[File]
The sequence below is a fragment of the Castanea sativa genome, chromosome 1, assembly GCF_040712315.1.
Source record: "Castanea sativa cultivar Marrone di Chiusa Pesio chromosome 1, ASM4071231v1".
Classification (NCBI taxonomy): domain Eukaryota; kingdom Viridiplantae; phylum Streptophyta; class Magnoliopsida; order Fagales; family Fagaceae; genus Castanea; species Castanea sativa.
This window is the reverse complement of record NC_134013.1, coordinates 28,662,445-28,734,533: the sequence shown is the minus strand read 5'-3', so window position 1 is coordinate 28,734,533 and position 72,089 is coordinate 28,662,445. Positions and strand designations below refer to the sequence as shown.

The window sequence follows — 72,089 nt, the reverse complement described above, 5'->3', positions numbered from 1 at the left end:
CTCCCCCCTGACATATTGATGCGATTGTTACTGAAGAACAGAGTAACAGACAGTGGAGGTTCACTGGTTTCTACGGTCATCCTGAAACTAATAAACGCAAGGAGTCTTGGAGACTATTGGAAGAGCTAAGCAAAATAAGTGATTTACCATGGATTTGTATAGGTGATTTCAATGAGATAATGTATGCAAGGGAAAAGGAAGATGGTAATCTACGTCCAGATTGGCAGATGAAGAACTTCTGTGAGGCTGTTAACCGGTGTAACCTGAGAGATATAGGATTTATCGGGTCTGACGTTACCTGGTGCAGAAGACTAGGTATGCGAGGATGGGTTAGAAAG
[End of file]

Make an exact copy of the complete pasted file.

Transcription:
The sequence below is a fragment of the Castanea sativa genome, chromosome 1, assembly GCF_040712315.1.
Source record: "Castanea sativa cultivar Marrone di Chiusa Pesio chromosome 1, ASM4071231v1".
Classification (NCBI taxonomy): domain Eukaryota; kingdom Viridiplantae; phylum Streptophyta; class Magnoliopsida; order Fagales; family Fagaceae; genus Castanea; species Castanea sativa.
This window is the reverse complement of record NC_134013.1, coordinates 28,662,445-28,734,533: the sequence shown is the minus strand read 5'-3', so window position 1 is coordinate 28,734,533 and position 72,089 is coordinate 28,662,445. Positions and strand designations below refer to the sequence as shown.

The window sequence follows — 72,089 nt, the reverse complement described above, 5'->3', positions numbered from 1 at the left end:
CTCCCCCCTGACATATTGATGCGATTGTTACTGAAGAACAGAGTAACAGACAGTGGAGGTTCACTGGTTTCTACGGTCATCCTGAAACTAATAAACGCAAGGAGTCTTGGAGACTATTGGAAGAGCTAAGCAAAATAAGTGATTTACCATGGATTTGTATAGGTGATTTCAATGAGATAATGTATGCAAGGGAAAAGGAAGATGGTAATCTACGTCCAGATTGGCAGATGAAGAACTTCTGTGAGGCTGTTAACCGGTGTAACCTGAGAGATATAGGATTTATCGGGTCTGACGTTACCTGGTGCAGAAGACTAGGTATGCGAGGATGGGTTAGAAAG